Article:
New director of Campus Assault Resources and Education transitions into position
UCLA’s new Campus Assault Resources and Education director Jennifer Jiries said she is excited to work with the CARE team and has received support from both her colleagues and administrators. (Martín Bilbao/Daily Bruin senior staff)
Jan. 29, 2020 12:01 am
UCLA has hired a new director for its Campus Assault Resources and Education center.
The new director, Jennifer Jiries, began her post Jan. 13. She is succeeding previous director Alicia Oeser, who served for the 2018-2019 school year before departing in May.
CARE is a campus program dedicated to education about sexual assault, advocacy for victims and sexual assault prevention. It also provides healing programs for survivors and the UCLA community at large.
Jiries said she is excited to be a part of the team and added that she has felt very welcomed. She also said she looks forward to helping build a solid foundation for the program.
“Every administrator, staff member at (UCLA Counseling and Psychological Services), everyone has been excited and offering help and sharing the ways in which they collaborate with CARE,” Jiries said.
Following Oeser’s departure, administrators said they would look to have a replacement by fall. While Jiries was hired in late fall, she was installed in the winter since the break would have made her transition difficult, said Nicole Green, UCLA’s executive director of CAPS.
Green served as the CARE program’s interim director while UCLA searched for a replacement, still managing CAPS at the time. She was the program’s director when it began under CAPS.
“I’ve been involved with the program for the last 10 years maybe, so in terms of understanding it and knowing what it needs and knowing how to try to get it space and more advocacy, we’ve been working on these goals all along,” Green said. “We’re a busy campus with lots of needs, but the goal has always been to make sure that there is good continuity of care between students who are survivors of sexual violence and mental health services.”
CARE recently expanded its program and hired two additional staff members in the process, according to an emailed statement.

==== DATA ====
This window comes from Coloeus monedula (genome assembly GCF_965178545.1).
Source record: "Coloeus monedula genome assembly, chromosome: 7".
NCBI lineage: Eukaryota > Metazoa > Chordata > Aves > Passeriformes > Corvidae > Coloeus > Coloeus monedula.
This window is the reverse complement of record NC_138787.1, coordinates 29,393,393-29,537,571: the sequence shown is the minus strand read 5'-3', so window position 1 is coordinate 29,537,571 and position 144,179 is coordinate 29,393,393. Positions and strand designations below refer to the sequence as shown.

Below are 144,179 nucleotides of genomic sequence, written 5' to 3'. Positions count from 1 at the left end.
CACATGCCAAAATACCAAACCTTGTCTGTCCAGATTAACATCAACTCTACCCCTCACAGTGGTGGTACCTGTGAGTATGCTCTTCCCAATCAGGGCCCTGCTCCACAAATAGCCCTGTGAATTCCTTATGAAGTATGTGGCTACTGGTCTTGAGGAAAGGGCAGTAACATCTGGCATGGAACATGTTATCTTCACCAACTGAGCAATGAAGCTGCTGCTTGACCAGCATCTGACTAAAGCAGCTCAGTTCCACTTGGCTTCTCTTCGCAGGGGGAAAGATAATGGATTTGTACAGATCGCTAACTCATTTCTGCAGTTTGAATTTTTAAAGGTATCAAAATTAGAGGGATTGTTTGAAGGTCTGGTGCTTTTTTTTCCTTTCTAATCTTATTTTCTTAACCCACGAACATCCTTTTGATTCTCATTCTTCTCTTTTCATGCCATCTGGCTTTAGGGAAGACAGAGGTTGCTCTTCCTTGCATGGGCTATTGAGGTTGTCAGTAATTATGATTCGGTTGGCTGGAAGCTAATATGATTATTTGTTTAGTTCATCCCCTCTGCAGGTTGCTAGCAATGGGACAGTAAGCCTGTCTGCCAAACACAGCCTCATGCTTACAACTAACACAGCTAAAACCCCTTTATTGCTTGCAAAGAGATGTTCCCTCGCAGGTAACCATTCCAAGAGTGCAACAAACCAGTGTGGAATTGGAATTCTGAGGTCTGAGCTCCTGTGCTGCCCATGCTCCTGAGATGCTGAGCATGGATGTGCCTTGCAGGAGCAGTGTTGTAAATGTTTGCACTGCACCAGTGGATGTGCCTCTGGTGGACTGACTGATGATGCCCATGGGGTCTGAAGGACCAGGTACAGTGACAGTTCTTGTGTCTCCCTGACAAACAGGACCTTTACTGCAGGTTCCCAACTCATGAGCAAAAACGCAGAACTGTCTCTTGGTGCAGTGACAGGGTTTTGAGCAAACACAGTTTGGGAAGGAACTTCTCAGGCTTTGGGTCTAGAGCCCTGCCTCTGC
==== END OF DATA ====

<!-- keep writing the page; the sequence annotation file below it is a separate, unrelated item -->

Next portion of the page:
Green said she’s excited about how CARE has grown into a fully independently functioning program.
In the last four years, CARE has grown from half-time advocates to three full-time advocates and is potentially searching for a fourth advocate in the spring, Green said.
It has also expanded prevention education personnel. Additionally, a separate graduate student researcher from UCLA Graduate School of Education and Information Studies will look at the program’s outcomes and assessments, Green said.
“It takes time to find people and space and money and infrastructure, but we’ve done quite a lot over the last four to five years,” Green said.
The CARE program will also gain a new advocate, Claire Stanford, who joins current advocates Jaclyn Wright and Joyce Guinto. Advocates help provide comprehensive sexual harassment and sexual violence education, prevention and support services, the statement said.
Jiries, who received a Master of Social Welfare from UCLA, previously worked for the Los Angeles LGBT Center and trained at the Los Angeles County Department of Mental Health.
“Given the high demands and challenges of work involving sexual harassment, sexual violence and trauma at a campus as diverse as UCLA, it took time, diligence and careful consideration to find the right fit for this critical campus position,” UCLA said in the statement. “We expect Jiries to lead the CARE program for years to come.”
With her previous work at the Los Angeles LGBT Center, Jiries said she hopes to bring her experience working with intersectional and marginalized groups of people to serve many communities on campus.
Jiries added that she hopes her team will connect with students through outreach, student engagement and campus initiatives.